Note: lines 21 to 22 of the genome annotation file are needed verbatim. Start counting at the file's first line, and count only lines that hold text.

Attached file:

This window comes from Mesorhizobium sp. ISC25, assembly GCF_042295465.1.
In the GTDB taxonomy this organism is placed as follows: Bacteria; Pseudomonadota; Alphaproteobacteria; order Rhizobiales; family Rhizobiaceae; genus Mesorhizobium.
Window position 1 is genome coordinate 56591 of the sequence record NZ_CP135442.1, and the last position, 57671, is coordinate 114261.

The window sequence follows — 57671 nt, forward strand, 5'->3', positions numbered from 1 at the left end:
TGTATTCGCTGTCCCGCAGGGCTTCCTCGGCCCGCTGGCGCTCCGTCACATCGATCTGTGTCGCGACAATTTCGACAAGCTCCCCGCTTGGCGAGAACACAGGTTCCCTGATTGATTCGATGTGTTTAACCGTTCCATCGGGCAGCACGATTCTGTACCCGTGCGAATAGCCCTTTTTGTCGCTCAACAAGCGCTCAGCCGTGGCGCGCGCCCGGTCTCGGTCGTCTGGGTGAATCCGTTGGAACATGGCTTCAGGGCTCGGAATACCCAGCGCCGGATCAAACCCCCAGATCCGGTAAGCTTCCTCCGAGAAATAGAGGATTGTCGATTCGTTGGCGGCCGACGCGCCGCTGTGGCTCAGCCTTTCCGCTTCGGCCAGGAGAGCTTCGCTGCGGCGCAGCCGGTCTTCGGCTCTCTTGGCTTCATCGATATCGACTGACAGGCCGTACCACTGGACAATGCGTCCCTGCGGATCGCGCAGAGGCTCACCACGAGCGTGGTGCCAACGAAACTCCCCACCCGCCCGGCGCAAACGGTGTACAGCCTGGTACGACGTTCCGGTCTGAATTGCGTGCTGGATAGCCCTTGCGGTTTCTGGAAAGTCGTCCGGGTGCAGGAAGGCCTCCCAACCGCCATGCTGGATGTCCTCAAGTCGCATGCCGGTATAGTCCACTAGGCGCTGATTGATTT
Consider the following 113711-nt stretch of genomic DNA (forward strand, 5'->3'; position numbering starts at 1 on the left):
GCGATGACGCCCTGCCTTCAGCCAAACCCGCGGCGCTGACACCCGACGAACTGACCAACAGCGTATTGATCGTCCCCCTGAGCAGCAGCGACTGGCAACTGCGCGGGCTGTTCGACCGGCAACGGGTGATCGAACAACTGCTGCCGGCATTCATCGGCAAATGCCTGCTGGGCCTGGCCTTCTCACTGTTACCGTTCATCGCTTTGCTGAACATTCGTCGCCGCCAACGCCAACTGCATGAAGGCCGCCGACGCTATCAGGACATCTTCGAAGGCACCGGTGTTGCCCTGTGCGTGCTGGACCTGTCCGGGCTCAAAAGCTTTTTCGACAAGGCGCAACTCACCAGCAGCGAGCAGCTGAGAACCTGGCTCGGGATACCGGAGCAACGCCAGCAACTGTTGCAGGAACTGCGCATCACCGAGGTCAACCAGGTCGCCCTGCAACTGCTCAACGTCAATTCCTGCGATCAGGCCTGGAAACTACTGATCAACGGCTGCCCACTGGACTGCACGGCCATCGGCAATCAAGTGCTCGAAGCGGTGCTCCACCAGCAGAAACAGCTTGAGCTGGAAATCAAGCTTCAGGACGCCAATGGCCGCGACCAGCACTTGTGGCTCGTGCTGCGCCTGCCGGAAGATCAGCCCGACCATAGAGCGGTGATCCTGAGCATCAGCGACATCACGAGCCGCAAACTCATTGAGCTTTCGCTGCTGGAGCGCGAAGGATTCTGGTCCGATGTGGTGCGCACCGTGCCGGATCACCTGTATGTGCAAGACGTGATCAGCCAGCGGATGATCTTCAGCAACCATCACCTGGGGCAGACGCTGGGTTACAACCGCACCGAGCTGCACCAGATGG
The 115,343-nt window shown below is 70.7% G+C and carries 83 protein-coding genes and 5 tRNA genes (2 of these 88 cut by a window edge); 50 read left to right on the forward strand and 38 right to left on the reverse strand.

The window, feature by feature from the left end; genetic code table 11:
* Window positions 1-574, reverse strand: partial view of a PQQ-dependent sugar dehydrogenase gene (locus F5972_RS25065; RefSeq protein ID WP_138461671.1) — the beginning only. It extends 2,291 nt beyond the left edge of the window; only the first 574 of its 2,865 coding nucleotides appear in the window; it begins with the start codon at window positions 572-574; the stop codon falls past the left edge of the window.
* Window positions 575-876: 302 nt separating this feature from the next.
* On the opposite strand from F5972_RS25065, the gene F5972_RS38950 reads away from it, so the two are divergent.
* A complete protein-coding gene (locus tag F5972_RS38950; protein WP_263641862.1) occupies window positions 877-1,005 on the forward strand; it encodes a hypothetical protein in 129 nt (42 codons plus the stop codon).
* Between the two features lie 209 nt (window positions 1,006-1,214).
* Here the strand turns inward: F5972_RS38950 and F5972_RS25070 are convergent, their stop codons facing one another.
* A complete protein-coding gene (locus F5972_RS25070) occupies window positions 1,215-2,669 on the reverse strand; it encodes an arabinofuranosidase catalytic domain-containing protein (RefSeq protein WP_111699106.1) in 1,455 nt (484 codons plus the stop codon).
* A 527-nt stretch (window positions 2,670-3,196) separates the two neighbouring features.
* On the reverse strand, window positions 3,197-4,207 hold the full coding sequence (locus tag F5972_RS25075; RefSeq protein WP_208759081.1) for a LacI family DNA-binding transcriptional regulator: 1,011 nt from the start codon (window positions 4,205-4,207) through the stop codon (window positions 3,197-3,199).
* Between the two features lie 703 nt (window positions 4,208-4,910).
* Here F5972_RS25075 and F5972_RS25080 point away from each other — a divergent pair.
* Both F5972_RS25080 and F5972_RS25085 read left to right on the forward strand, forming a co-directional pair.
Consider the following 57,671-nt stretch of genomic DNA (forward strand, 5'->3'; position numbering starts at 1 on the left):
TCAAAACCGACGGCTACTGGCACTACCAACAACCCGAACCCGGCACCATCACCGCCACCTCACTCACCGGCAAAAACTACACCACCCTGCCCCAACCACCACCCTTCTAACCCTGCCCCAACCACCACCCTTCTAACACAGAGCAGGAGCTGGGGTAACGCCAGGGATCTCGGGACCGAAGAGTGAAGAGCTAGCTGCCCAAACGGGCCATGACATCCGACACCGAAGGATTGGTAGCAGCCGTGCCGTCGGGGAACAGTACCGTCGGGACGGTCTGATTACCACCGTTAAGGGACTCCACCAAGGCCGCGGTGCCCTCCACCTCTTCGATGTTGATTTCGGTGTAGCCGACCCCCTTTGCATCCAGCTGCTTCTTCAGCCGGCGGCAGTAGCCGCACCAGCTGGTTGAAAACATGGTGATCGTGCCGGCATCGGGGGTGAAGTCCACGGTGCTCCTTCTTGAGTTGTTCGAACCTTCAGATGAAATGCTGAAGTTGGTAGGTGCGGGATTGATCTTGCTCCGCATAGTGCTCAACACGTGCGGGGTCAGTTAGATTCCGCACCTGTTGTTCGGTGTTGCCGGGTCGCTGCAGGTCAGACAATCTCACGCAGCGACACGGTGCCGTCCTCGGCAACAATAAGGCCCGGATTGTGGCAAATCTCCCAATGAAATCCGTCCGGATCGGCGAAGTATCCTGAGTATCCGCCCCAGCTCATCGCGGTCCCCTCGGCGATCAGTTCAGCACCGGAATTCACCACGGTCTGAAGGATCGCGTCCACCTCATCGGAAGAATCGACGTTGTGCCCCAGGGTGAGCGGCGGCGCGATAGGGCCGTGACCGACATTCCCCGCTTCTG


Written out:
* Both F5972_RS25080 and F5972_RS25085 read left to right on the forward strand, forming a co-directional pair.
Consider the following 57,671-nt stretch of genomic DNA (forward strand, 5'->3'; position numbering starts at 1 on the left):